Developed credible leadership messages, strategic and tactical communications objectives for the ITG division.

  • Social Work, 8%

    Greeted Social Workers, State Workers, Family Members, Bus Drivers, etc, and give reports on individual cases.

  • Direct Supervision, 7%

    Direct supervision of six management supervisors and indirect management of 900 flight attendants until Continental Airlines Bankruptcy.

"customer service," "customer satisfaction," and "disciplinary actions" aren't the only skills we found group supervisors list on their resumes. In fact, there's a whole list of group supervisor responsibilities that we found, including:

  • Arguably the most important personality trait for a group supervisor to have happens to be compassion. An example from a resume said this about the skill, "social and human service assistants often work with people who are in stressful and difficult situations" Additionally, other resumes have pointed out that group supervisors can use compassion to "supervised a team of assistant teachers in the delivery of caring and compassionate child care. "
  • Another commonly found skill for being able to perform group supervisor duties is the following: interpersonal skills. According to a group supervisor resume, "social and human service assistants must make their clients feel comfortable discussing sensitive issues." Check out this example of how group supervisors use interpersonal skills: "maintain good interpersonal skills with qa and department managers to identify and implement opportunities for improvements. "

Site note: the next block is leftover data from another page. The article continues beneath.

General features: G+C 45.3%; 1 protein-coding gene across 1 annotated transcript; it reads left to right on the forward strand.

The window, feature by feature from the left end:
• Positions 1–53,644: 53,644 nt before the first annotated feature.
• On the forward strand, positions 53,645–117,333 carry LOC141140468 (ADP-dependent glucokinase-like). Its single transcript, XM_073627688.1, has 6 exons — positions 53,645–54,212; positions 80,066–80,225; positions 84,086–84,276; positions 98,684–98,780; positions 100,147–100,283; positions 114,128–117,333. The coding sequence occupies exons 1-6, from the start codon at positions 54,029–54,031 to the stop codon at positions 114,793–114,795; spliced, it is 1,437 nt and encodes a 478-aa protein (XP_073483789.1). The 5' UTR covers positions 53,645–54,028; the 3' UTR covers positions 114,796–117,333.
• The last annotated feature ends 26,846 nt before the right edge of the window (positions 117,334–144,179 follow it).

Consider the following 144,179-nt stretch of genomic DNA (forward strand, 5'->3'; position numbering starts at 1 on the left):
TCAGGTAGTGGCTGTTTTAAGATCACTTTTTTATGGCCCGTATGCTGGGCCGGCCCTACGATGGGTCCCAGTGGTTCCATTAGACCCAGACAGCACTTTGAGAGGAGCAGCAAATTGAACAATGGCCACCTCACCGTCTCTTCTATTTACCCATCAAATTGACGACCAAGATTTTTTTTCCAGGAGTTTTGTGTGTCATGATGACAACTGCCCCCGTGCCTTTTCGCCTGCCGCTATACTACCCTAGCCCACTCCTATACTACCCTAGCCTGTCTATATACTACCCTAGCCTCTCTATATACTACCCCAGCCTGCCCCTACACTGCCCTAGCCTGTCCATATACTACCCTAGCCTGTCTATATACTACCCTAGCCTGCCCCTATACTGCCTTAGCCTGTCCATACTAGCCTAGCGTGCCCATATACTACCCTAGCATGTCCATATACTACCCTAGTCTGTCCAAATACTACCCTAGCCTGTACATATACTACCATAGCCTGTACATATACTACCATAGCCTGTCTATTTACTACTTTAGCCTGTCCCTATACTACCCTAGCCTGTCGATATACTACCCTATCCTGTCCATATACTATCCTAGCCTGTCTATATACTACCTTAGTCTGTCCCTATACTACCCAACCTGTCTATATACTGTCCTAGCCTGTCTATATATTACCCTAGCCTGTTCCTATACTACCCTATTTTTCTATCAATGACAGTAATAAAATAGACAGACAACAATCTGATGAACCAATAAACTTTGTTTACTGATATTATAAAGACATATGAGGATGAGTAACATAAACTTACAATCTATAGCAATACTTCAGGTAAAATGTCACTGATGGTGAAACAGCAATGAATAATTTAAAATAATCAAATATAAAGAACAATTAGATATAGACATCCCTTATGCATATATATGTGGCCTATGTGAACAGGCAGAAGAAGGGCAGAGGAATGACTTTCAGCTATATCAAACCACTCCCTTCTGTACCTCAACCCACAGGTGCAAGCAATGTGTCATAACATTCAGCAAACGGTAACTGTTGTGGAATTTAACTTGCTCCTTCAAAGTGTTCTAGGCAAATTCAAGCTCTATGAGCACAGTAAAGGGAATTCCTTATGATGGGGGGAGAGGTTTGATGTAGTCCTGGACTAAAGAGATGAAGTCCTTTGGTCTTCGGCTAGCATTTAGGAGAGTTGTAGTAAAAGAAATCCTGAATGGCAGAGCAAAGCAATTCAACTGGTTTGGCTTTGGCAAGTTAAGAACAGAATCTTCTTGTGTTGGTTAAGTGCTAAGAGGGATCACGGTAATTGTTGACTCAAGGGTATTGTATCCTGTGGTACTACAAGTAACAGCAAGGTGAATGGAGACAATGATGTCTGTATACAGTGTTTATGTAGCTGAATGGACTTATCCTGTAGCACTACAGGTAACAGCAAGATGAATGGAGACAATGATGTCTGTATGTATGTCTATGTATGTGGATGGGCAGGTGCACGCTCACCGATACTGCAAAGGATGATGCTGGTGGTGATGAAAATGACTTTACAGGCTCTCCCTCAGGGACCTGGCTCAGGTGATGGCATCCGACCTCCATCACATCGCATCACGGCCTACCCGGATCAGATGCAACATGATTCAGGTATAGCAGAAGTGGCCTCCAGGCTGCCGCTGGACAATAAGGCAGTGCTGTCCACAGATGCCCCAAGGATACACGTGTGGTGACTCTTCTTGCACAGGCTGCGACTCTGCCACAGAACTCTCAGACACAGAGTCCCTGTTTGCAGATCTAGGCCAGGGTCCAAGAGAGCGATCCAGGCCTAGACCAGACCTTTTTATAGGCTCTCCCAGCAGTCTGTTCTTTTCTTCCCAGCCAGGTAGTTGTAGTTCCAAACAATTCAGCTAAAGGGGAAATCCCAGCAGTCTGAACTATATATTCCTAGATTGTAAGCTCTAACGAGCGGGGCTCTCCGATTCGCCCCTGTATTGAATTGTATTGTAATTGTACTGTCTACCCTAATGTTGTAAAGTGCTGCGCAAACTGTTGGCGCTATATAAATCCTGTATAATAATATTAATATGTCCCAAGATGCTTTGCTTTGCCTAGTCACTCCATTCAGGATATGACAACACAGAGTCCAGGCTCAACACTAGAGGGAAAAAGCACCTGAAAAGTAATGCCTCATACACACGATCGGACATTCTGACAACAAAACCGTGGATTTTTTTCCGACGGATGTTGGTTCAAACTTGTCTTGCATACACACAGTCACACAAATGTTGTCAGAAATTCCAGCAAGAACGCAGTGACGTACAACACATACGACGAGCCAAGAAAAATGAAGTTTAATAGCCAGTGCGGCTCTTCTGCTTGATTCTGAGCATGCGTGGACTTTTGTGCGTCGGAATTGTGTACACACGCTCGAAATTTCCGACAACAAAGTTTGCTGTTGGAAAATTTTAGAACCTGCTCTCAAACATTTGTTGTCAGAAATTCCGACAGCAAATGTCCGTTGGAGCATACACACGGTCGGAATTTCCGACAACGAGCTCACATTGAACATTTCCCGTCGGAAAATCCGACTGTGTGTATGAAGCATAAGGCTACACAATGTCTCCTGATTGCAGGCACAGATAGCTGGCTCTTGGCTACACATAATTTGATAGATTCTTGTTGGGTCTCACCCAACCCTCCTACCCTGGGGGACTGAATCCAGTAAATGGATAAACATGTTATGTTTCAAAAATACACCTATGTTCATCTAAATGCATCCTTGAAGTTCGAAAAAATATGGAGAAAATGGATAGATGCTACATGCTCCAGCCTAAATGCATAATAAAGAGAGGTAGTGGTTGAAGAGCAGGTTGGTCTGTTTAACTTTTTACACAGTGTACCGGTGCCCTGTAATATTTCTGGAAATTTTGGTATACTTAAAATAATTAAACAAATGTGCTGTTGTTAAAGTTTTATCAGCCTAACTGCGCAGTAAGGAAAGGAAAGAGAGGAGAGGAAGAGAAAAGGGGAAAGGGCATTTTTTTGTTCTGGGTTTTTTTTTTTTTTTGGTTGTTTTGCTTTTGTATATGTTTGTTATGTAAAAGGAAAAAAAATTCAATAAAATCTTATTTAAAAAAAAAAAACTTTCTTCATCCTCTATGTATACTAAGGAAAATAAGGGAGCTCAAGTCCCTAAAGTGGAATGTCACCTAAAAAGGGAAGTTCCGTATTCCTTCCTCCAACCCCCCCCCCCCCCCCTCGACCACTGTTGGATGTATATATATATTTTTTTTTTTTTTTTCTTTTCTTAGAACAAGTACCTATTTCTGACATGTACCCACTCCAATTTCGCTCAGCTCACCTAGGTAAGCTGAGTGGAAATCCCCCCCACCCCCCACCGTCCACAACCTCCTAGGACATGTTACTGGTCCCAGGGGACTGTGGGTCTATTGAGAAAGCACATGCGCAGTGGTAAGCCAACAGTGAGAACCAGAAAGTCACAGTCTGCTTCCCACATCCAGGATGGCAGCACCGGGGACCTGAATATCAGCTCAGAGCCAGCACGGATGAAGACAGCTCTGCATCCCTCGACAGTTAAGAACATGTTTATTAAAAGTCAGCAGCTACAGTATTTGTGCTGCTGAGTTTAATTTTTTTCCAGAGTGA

• Group supervisors are also known for organizational skills, which can be critical when it comes to performing their duties. An example of why this skill is important is shown by this snippet that we found in a group supervisor resume: "social and human service assistants must often complete lots of paperwork and work with many different clients" We also found this resume example that details how this skill is put to the test: "provide excellent customer service internally and externally encourage classroom participation and positive interaction ensure facility safety by following organizational policies and procedures"
  • A group supervisor responsibilities sometimes require "time-management skills." The responsibilities that rely on this skills are shown by this resume excerpt: "social and human service assistants often work with many clients" This resume example shows how this skill is used by group supervisors: "drive compliance with productivity goals, deadlines, and quality standards, often spearheading collaborative initiatives across departments. "